Nicholson, Benjamin Ferrers
Molecular Dynamics simulations have been used to follow the rate of growth and recession of the prismatic surface of a hexagonal ice-water interface. The fluctuating charge, four-site transferable intermolecular potential model, TIP4P-FQ, was used at temperatures between 265 K and 310 K in a series of isobaric isothermal (NPT) Molecular Dynamics simulations. Using appropriate order parameters, an interface response function that captures the speed of the moving interface as a function of temperature was constructed that covers the melting and growth of hexagonal ice. From the interface response function (Tv=0), the melting temperature was found to be within 8 K of 303 K and the maximum crystallization velocity was estimated to be ~1 m/s at 260 K (14% undercooling; in line with the kinetics of other systems such as Si). Changing the Lennard-Jones sigma parameter from 3.159 angstroms to 3.173 angstroms, in line with a previous parameterization by Rick, confirms results from Gibbs-Duhem integration that predicted a reduction in the melting temperature to 276 K. While this value corresponds well with experiments, given the relative simplicity of the model, it comes at the expense of accurately predicting the properties of liquid water. Crystallization from the prism interface involves at least two layers, as determined by density and dipole analysis and is in line with results found from previous TIP6P results.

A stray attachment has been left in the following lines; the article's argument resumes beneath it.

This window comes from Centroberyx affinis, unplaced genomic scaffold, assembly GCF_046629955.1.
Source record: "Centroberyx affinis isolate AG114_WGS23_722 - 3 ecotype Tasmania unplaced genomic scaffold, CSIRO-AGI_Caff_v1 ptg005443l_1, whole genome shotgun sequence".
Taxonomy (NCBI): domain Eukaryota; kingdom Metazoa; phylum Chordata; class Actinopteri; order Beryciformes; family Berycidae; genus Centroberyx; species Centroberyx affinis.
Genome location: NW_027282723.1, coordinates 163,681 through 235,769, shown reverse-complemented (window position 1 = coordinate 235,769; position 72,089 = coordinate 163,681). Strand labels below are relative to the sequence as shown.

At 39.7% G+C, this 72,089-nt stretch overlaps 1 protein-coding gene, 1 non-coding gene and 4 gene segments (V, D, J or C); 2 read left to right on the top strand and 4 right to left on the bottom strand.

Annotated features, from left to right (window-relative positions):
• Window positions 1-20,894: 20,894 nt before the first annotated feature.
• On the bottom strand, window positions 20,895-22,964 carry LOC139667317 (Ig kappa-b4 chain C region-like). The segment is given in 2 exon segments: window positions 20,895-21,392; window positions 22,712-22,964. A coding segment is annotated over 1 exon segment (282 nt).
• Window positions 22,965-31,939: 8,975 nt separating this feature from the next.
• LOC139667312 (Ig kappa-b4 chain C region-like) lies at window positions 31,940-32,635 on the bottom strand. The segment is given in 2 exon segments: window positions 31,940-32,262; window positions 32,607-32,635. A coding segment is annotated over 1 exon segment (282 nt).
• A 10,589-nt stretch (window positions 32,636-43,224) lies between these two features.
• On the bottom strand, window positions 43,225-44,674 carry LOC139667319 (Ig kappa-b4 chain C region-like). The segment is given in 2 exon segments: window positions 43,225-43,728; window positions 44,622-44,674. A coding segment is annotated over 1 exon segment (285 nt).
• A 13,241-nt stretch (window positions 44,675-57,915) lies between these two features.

Interface Response Function; TIP4P-FQ; Melting Temperature; Ice Crystallization; Ice-Water Interface